At the leading edge of every employee-led workplace technology revolution is usually a handful of motivated people who are constantly experimenting with tools and technologies to improve their work. In the early ‘90s, millions mastered the venerable PC and especially Microsoft Excel – partly because for the first time they could quickly collect and process thousands of data points, present it in ways that they could make sense of it, and make better decisions faster. The result: they could work in new ways that were previously impossible, and they could be more productive and valuable for their employers. In short, these employees were the leaders and innovators in their organizations.
In 2014, these engaged employees' time and energy is going toward finding tools that will help them stay productive as they become more mobile, and their work and personal lives continue to blend. For example: Desktop computer usage as a percentage of the work day is declining, and for at least one hour each work day, 13% of global information workers now use a tablet for work – primarily so they can get work done from home. Forrester believes that investments in mobility technology will increase through 2015 and beyond.
Together, with my colleagues Christian Kane, J.P. Gownder, Michele Pelino and Christopher Voce, we expect new workforce technology trends to shape the industry – away from the current device management and information security focus, toward more human-centered design principles that will foster performance, engagement, and access. Specifically, we predict that:
- I&O will get to know flow. The pioneering psychologist Mihaly Csikszentmihalyi has studied flow for four decades. He describes it as “a pleasurable experiential state that occurs during full-capacity engagement in which an individual is performing at a level that is matched with the demands of the task.” People perform their best in a state of flow. Research in worker productivity reveals that the top 1% of performers in high-complexity knowledge work, such as engineers, systems analysts, and project managers, are 127% more productive than average performers and up to 47 times more productive than the bottom 1% of performers. We believe that firms that favor strict, centralized policies and control of technology resources will fall farther behind their competitors in employee motivation, customer service, and employee retention. Firms that instead favor investments in autonomy and improving information access on the go will have the advantage by increasing employee motivation and performance.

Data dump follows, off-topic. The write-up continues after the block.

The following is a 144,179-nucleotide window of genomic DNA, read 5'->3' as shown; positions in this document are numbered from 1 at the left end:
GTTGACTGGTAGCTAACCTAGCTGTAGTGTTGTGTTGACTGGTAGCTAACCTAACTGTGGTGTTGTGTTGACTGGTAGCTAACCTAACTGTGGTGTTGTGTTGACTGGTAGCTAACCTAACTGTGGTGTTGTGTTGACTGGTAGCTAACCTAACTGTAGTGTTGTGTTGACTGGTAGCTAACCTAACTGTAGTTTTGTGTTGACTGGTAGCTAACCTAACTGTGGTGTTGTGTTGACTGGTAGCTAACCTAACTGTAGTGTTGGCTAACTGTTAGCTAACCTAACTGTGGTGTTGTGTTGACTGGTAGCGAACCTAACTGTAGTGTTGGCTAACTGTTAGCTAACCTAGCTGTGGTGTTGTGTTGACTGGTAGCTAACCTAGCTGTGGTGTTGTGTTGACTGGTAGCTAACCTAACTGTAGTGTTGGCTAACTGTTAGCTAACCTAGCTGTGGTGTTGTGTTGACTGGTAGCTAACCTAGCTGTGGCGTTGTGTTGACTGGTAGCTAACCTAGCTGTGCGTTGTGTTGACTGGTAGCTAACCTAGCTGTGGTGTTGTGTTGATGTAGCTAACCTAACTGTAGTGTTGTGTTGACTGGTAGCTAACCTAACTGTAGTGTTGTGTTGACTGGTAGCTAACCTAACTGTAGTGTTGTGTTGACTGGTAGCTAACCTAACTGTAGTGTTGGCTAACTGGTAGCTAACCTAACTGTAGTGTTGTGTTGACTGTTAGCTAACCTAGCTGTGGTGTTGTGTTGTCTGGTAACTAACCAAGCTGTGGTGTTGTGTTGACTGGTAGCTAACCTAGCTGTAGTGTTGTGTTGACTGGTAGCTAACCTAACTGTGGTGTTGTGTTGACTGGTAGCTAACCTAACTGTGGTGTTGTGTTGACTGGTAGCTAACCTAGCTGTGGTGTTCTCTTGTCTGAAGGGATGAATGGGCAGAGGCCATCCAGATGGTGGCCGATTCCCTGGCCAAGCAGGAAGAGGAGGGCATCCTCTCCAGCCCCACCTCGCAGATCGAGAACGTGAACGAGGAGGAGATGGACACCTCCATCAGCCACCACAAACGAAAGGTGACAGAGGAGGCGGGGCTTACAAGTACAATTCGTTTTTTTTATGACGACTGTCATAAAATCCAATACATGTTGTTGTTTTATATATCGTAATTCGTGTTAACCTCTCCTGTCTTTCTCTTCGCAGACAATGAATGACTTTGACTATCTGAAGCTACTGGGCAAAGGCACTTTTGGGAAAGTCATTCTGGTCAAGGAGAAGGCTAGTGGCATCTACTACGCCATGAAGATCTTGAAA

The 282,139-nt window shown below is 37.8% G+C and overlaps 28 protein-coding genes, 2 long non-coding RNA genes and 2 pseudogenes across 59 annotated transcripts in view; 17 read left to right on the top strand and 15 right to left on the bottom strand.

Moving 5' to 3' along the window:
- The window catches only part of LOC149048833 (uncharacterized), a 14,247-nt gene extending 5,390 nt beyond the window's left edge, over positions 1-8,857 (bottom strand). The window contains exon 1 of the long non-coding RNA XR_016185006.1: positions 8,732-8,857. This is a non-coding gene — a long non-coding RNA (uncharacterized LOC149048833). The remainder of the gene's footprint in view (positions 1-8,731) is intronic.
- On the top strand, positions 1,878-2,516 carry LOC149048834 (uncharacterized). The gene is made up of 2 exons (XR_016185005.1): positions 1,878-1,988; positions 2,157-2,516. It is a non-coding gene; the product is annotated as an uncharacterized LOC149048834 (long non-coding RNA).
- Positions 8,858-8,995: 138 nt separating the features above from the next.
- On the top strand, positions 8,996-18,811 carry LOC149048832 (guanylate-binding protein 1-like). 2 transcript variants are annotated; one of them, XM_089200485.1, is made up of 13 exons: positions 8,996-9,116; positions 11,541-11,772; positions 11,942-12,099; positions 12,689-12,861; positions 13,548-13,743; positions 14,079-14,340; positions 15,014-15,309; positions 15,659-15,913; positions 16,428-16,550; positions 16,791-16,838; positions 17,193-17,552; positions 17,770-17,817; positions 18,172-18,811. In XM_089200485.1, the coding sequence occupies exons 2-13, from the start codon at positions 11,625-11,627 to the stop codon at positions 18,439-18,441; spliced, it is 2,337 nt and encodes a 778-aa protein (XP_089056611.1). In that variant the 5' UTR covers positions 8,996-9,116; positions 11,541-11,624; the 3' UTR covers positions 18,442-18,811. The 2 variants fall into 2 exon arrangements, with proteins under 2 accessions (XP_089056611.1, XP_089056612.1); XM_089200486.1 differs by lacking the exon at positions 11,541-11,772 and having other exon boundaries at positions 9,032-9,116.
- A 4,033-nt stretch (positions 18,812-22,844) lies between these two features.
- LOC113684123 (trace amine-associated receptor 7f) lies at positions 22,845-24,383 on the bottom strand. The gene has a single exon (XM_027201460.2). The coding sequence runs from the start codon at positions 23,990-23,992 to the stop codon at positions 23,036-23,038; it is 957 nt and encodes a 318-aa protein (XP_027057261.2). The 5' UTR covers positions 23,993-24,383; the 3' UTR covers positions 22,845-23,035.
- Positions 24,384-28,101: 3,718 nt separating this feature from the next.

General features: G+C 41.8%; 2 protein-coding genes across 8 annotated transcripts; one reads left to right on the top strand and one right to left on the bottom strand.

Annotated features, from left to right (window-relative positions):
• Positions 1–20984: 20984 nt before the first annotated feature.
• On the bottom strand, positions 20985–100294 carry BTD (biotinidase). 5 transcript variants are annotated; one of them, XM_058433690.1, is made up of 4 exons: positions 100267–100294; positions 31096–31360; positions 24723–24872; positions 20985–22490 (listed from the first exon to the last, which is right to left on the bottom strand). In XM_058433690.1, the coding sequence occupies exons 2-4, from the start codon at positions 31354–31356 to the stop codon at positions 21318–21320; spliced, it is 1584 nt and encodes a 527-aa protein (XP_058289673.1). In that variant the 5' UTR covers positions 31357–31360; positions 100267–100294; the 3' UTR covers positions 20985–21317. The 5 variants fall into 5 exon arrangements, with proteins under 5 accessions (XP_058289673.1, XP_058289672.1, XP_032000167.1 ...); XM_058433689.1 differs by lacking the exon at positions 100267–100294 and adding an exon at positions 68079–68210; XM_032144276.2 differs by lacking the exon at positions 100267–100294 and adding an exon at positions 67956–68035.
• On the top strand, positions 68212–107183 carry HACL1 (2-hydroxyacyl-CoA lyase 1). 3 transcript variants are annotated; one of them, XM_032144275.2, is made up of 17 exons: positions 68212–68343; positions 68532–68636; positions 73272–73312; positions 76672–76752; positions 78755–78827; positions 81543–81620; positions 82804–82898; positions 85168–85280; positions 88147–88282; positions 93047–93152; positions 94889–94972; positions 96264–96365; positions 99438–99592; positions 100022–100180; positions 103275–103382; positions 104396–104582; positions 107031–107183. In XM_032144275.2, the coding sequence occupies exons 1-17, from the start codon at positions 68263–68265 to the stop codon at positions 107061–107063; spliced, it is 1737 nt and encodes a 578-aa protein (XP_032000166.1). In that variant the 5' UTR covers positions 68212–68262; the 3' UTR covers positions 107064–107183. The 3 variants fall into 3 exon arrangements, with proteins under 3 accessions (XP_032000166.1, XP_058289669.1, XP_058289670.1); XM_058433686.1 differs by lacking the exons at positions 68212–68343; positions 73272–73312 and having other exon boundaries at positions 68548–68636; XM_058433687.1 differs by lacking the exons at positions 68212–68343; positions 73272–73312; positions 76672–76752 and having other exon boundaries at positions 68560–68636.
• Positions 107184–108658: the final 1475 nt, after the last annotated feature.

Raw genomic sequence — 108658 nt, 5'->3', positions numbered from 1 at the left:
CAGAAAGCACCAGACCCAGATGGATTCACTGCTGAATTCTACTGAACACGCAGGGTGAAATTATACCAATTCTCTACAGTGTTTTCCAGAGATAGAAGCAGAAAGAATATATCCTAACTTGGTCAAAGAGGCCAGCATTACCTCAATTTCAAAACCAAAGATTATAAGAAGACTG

- Mobile investments will come at the expense of PCs. The mobile mind shift is customers' expectation that they can get what they want in their immediate context and moments of need. The opportunity to differentiate by serving customers in "mobile moments" is driving tech management organizations to invest in mobile technologies for the workforce. Beyond the promise of enabling better customer engagement, mobile devices are additive to the technology portfolio for information workers across industries, so the costs of deploying and managing PCs are now competing for budget with mobile devices. Thus I&O organizations in 2015 will increasingly look to fund mobile investments by trimming the fat from PC management budgets and lengthening PC refresh cycles.
We are also making calls on what to expect in 2015 regarding mobile business app development, management tool convergence, client virtualization, mobile devices, PC refresh cycles and wearables.
If you want to know more about these trends, you can either download the full report or contact us. You can also the see the other 2015 Predictions Forrester has in store over the next few weeks. Do you agree or disagree with the above predictions? What do you think will happen with workforce technology in 2015?